© 1999 Unemployment Unit & Youthaid
Budget for jobs and families
by Paul Convery
Working Brief 103, April 1999
The Chancellor's March 9th Budget was heralded as delivering "a better deal for the people of Britain by rewarding work and supporting families" - built on a presumption that economic stability can now be "locked-in".
A New Deal for the over 25s was announced - with a minimum income guarantee of £170 a week - alongside "intensification" of the New Deal Gateway for 18-24 year olds. The Budget's support to families with children was targetted at lower and middle income families, with a new Children's Tax Credit, a rise in child benefit to £15 for the eldest child and increased support for children in the Working Families Tax Credit (WFTC).
The main measures to help make work financially worthwhile were a new 10p starting rate of income tax and the basic rate cut to 22p. Meanwhile jobs growth is expected to flow from a raft of measures for small business which include a starting rate of corporation tax set at 10%.
The Chancellor also announced a boost to public spending which will have a significant reflationary effect - with extra resources for schools and the health service.
The Treasury says its strategy "continues to lock in economic stability" with its 2 main rules for public finances - borrowing only to finance investment and maintaining a stable debt ratio (the ratio of debt to GDP is expected to move below 40% next year). So the main economic features underpinning the Budget are:
New Deal for the over 50s
The Government has effectively recognised that the election-pledge New Deal for the under 25s has had an un-intended side effect. It has symbolically ignored the older unemployed - particularly the over 50s - many of whom have become disengaged from the labour market. The proportion of men aged 50-64 who are economically active has fallen from 87½ percent in 1979 to 72½ percent now. Over-50s face a particular problem when going back into employment. On average they start a new job on earnings that are 25% less than they were paid in their previous job – a more significant cut than for younger workers. So, the Budget announced a new voluntary programme to help over 50 year-olds who have been out of work for 6 months or more and are looking for work:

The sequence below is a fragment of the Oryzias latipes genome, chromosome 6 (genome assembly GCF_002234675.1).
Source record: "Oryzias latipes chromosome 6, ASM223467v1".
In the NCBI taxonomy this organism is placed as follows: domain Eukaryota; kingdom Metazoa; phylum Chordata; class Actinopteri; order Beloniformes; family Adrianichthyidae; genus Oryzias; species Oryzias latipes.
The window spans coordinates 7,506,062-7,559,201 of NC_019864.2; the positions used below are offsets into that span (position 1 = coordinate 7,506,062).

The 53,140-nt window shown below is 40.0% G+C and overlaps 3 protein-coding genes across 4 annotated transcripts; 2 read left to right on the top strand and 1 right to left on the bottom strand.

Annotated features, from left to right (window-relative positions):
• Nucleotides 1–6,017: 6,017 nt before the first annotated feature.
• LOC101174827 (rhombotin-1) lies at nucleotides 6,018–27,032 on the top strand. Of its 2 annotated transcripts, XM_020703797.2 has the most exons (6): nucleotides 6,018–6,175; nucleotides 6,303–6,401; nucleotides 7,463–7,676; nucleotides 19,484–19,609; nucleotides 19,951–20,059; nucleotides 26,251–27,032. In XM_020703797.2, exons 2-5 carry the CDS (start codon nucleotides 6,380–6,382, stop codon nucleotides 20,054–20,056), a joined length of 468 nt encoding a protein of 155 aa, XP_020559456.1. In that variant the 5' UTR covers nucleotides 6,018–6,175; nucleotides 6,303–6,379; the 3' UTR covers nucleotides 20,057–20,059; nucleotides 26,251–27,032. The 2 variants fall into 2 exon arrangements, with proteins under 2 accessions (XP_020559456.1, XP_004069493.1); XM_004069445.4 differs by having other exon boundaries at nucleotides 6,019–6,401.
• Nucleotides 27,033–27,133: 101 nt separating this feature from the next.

The Employment Credit will be paid for up to a year and has a maximum value of £3,120. Combined with higher NI contribution thresholds and the statutory minimum wage, the credit means a minimum net income guarantee of £170 a week for the first year back in full-time work. It will be available to those on JSA (and we assume this includes those who are receiving credits of NI contributions only), those on Income Support or disability benefits and to the partners of benefit claimants in non-working households. The credit will be launched in pathfinder areas from October 1999 followed by a national roll-out in 2000. The credit is described in the Budget 'Red Book' as a "first step". In the long term the Government "is attracted to the principle" of extending the working families tax credit approach to all low-income households - single people and couples without children - through a tax credit.
New Deal for the 18-24s
The Budget announced "intensification" of the New Deal Gateway. This has two aspects:
The Government will announce pilots to test this, which will be financed for through an enlarged Innovation Fund (increased up to £5 million).
Support to families
Lower and middle income families will get more help when when they are bringing up their children with a new Children's Tax Credit worth £416 a year for lower and middle income families with children, and an increase in Child Benefit to £15 for the eldest child and £10 for subsequent children From October 1999 the Working Families Tax Credit (WFTC) will be increased - the adult credit by £2.50 a week and the credit for children aged under 11 by £4.70 a week. This will provide a minimum income guarantee for families with a full-time earner of £200 per week. No family with children will pay income tax until their earnings exceed £235 a week or more than £12,000 a year. On average, WFTC will give families an extra £24 a week compared with Family Credit. Before the Chancellor's first budget in 1997, support to a family with one child was £11.40 a week in Child Benefit.The effect of 3 budgets since then will be to double the help to £23 a week - through increased Child Benefit and the new Children's Tax Credit. The Income Support under-11 premium will be increased by an extra £4.70 with a further £1.05 from April 2000.
Tax cuts to reward work
To help lower and middle income families there will be a new 10p rate of income tax on the first £1,500 of taxable income to be introduced this April. Its effect will be to halve the tax bill for 1.8 million low-paid people and mean a gain of up to £150 a year for those on low incomes. The basic rate of income tax will be cut to 22p from April next year.